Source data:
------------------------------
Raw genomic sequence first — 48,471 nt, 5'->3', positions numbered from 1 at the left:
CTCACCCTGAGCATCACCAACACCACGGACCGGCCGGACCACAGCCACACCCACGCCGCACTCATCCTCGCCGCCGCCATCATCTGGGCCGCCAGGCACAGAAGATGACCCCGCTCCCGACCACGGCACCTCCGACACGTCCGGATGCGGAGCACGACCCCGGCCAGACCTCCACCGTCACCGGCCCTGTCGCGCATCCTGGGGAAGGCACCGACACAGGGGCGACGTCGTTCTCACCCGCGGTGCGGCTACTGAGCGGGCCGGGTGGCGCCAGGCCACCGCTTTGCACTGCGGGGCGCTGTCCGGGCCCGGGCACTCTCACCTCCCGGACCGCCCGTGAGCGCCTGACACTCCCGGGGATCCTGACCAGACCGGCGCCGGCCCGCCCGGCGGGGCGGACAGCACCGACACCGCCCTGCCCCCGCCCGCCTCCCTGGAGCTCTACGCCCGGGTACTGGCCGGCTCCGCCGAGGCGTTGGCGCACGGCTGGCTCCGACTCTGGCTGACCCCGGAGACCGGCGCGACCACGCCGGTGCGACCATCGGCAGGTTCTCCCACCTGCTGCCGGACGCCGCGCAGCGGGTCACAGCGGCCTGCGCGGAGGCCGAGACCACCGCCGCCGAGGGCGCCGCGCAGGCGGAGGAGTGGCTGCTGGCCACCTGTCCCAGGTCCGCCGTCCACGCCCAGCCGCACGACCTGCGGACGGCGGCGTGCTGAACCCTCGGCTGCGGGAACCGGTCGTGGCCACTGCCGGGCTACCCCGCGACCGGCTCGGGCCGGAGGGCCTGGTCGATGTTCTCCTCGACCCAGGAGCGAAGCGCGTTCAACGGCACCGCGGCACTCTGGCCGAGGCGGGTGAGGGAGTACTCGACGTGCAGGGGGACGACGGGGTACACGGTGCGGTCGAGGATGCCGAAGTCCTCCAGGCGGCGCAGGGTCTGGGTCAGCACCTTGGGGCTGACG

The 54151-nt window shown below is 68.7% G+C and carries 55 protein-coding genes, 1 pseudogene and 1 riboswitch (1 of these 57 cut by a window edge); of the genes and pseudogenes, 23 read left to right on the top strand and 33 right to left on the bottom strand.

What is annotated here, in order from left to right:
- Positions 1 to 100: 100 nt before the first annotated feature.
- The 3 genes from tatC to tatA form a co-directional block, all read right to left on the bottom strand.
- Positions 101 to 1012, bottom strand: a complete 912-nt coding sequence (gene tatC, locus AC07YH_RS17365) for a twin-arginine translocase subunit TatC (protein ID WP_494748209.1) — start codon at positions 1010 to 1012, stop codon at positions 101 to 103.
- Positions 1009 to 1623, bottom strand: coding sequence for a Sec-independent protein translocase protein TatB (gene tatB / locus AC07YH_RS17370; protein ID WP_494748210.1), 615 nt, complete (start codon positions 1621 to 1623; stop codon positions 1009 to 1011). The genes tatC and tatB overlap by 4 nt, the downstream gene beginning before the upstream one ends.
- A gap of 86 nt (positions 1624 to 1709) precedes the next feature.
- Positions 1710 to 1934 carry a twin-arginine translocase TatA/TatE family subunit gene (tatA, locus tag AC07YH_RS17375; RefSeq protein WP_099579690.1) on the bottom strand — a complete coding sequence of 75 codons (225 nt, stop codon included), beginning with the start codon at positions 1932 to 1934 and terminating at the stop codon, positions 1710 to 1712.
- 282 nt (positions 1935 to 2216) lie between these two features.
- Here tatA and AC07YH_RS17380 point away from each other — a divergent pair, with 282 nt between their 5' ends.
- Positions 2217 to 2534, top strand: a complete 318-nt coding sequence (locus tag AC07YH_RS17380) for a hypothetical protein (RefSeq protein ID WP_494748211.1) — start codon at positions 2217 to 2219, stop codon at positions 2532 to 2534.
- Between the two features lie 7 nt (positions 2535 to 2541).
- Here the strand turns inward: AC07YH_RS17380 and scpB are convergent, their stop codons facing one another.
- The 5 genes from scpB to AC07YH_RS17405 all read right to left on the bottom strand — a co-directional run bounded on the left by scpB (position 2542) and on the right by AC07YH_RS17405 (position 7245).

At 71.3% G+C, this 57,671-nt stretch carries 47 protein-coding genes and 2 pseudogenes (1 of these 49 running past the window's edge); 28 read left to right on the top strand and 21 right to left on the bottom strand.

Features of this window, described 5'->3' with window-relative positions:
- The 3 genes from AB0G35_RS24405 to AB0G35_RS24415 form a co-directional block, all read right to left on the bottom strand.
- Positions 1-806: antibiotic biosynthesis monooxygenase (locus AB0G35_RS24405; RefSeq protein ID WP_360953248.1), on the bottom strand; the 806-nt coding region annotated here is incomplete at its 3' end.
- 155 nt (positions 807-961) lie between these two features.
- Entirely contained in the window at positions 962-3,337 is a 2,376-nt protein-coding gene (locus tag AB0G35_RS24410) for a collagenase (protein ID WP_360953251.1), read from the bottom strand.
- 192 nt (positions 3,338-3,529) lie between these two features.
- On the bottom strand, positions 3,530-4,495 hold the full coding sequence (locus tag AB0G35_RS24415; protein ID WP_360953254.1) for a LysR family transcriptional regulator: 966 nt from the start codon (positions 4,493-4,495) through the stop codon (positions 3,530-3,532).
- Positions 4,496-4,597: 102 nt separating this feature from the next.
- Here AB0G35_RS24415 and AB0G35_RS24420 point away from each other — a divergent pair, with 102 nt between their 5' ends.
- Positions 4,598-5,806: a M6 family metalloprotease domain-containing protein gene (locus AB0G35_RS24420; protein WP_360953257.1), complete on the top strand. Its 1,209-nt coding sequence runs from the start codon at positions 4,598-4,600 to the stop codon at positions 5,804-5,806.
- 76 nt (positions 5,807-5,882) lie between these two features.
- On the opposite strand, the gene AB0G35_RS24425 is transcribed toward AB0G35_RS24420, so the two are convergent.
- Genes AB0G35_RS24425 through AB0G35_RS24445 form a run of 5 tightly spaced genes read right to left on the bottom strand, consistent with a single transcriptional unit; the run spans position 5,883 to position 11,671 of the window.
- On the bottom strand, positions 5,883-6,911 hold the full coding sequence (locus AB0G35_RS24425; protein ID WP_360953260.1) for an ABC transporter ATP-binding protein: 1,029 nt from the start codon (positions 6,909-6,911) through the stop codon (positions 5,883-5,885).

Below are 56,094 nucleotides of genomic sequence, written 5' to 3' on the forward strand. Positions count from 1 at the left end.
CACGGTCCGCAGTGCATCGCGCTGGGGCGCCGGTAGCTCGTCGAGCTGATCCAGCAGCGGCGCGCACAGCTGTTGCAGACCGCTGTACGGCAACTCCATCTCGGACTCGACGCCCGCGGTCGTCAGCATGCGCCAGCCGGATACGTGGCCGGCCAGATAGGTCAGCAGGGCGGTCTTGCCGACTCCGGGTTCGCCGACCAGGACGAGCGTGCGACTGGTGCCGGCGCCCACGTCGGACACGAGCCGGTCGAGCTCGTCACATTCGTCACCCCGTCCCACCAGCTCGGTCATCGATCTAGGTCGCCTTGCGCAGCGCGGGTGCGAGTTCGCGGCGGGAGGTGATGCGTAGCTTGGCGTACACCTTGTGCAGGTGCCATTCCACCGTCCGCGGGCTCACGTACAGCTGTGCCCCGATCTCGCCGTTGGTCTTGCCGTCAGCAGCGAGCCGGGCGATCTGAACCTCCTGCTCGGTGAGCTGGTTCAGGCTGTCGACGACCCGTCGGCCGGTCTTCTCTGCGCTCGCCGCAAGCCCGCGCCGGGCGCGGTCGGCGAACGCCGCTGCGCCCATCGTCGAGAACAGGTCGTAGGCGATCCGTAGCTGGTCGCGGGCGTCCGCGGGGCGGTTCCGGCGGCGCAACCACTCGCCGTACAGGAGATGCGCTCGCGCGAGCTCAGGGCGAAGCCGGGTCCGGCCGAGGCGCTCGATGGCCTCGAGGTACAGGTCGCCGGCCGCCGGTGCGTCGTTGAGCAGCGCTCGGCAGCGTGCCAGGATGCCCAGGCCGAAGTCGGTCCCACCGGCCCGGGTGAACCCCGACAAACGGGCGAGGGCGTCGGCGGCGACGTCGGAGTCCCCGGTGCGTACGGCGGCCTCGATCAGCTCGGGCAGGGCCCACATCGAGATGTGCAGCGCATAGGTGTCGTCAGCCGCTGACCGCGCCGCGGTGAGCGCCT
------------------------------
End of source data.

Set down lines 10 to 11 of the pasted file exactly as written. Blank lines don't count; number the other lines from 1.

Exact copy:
- Positions 1710 to 1934 carry a twin-arginine translocase TatA/TatE family subunit gene (tatA, locus tag AC07YH_RS17375; RefSeq protein WP_099579690.1) on the bottom strand — a complete coding sequence of 75 codons (225 nt, stop codon included), beginning with the start codon at positions 1932 to 1934 and terminating at the stop codon, positions 1710 to 1712.
- 282 nt (positions 1935 to 2216) lie between these two features.